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chris wind

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Books by chris wind
· Soliloquies: the lady doth indeed protest
· Deare Sister
· Snow White Gets Her Say
· Thus Saith Eve
· dreaming of kaleidoscopes
                >> View all



Publisher:  Magenta ISBN-10:  B005TOH22Q Type: 

Copyright:  October, 2011 ISBN-13:  9781926891064

Price: $2.99 (eBook)
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chris wind

This collection of poems reveals the myths within the myths revealed: what might Pandora, Circe, Penelope, Eurydice, Persephone, the Gorgons, and others have thought and done if they had not been the creations of a chauvinist patriarchy?

This collection of poems reveals the myths within the myths revealed: what might Pandora, Circe, Penelope, Eurydice, Persephone, the Gorgons, and others have thought and done if they had not been the creations of a chauvinist patriarchy?

For poetry fans, especially feminist; of interest to scholars of Greek and Roman mythology; a good resource for English teachers who teach a Mythology unit.

Gaia, Narcissus, Pandora, Daphne, Daedalus, Ismene, Poseidon, Athena and Orestes, Circe, The Muses, Omphale, Hyacinth, Philomel, Clytie, Eurydice, The Danaids, Amphion, Galatea, Gorgons, Dido, Menelaus, Psyche, Hylas, Atalanta, Penelope, Jason, Macha, Penthisilea, Persephone, Adonis, Ares, Acrisius, Sirens, Iphegenia, Chryseis and Briseis, Thetis, Chiron, Artemis, Bellerophon, Sisyphus, Prometheus


excerpts from UnMythed by chris wind

it’s not our glance
that turns you to stone
but your own—
as soon as you see us
you become cold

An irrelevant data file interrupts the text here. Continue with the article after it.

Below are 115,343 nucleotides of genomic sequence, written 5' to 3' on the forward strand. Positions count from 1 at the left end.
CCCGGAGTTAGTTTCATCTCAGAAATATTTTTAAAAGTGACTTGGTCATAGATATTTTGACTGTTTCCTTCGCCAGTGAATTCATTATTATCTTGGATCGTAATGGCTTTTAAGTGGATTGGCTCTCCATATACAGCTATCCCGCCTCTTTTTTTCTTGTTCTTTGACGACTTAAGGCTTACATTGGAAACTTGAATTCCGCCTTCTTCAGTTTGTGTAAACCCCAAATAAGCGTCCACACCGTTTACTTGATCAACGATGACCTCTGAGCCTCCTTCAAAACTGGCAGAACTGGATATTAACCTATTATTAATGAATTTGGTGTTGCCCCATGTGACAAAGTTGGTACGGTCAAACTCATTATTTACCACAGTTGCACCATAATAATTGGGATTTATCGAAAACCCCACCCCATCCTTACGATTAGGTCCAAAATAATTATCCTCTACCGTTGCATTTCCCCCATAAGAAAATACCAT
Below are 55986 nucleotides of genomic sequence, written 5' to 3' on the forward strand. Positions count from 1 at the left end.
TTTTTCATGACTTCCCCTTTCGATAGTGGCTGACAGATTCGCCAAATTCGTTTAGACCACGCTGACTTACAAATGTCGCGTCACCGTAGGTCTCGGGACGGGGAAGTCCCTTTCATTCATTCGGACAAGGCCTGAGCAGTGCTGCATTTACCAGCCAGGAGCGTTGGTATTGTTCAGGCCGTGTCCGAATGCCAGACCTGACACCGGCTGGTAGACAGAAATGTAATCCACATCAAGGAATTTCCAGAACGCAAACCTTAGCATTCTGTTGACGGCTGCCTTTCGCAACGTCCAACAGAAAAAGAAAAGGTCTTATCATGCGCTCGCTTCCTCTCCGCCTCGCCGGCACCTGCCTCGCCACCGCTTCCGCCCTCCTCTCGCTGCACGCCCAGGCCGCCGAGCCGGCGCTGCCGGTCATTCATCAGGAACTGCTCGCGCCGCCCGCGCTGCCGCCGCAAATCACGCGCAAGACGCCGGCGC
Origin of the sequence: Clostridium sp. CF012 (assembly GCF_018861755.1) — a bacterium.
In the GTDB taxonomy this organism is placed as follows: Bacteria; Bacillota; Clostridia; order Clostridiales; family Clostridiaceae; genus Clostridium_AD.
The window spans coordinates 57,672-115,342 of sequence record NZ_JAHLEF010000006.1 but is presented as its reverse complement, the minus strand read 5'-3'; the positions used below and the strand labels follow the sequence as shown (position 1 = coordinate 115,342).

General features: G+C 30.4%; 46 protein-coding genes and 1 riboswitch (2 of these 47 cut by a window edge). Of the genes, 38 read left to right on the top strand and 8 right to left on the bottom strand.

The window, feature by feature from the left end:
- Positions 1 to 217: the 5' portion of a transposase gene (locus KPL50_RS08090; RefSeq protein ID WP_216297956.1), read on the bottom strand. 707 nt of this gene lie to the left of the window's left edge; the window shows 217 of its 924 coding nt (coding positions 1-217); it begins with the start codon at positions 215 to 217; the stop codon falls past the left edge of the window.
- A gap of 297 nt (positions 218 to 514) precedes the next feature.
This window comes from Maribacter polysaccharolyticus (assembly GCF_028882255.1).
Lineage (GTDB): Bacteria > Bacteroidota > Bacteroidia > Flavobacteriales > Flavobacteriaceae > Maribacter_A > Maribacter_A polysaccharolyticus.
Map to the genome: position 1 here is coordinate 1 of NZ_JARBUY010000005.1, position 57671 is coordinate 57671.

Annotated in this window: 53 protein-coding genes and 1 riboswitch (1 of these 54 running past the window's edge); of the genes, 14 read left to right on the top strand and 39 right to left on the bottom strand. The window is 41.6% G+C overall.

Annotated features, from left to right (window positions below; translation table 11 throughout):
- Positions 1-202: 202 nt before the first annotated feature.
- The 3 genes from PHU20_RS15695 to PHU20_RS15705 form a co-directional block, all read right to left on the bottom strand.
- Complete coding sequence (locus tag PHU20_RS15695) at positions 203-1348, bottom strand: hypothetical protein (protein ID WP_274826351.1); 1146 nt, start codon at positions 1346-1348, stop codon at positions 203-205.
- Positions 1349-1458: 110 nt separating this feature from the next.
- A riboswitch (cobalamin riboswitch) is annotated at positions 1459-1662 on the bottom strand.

unable to respond
to ugly women


The Gorgons were three sisters (Medusa was one of them) who were monsters with ‘snaky hair, most horrible’; whoever looked at them turned instantly to stone.


Chryseis and Briseis

it would seem
that nothing is more important to a man
than a woman:
they go to war
because of one
and once there
they fight and kill
to get one:
Agamemnon got Chryseis,
then sulked when the gods said
he had to give her back,
and stole Briseis,
the one Achilles had gotten,
to have instead.
so this is my poem
for you, Chryseis, and you, Briseis
sitting in their tents
trying to understand
how you can be both prisoner and prize,
how you can be sought like gold
but treated like shit.
suddenly it comes to you:
it’s not womanhood that’s being glorified
but manhood—
and proof of the latter is having one of the former
the problem understood
the solution is clear:
establish another proof of manhood.
no, it’s really not so much
a matter of proof
as a matter of definition—
in either case,
it’s out of your hands,
as long as they’re tied.


Agamemnon and Achilles were both members of the Greek army that fought the Trojan War (a war begun over a woman, Helen). A quarrel began about Chryseis, who had been carried off by the Greeks and given to Agamemnon. Chryseis’ father begged for her release but Agamemnon refused. Because this angered the gods (Chryseis’ father was a priest of Apollo), the army chiefs, led by Achilles, persuaded Agamemnon to change his mind. He did so, saying ‘But if I lose her who was my prize of honour, I will have another in her stead’. He then sent two of his men to Achilles’ tent to get his prize, a woman named Briseis. Achilles allowed them to take her, but swore he would have revenge.

Professional Reviews

…a fascinating collection of upbeat male/female commentaries based on incidents in the lives of mythological characters. With considerable skill and much care, chris wind has extrapolated truths from mythical scenarios and reordered them in modern terms. An Appendix provides the necessary biographical information pertinent to each poem. Wind handles these myths with wit and intellect. Her voice suggests that the relationship between the consciousness of the myth-makers and modern consciousness is closer than we would think.

unnoted source
Don’t let unfamiliarity with Greek mythology put you off this one. A full, if biased, glossary is provided, and many of the hero(ine)s have been updated. … It’s doubly ironic in light of the tradition of using the Classics to turn upper-class boys into world leaders. … No footnote is needed to explain “Bellerophon,” for instance. Our collective inability to deal with sex is as obvious today as it was in ancient times: “So the way it’s set up, / I’m supposed to say yes / and she’s supposed to say no / – and that’s rape. // and that’s frightening.”

Next Exit
…A welcome relief from the usual male emphasis in this area. There is anger and truth here, not to mention courage.

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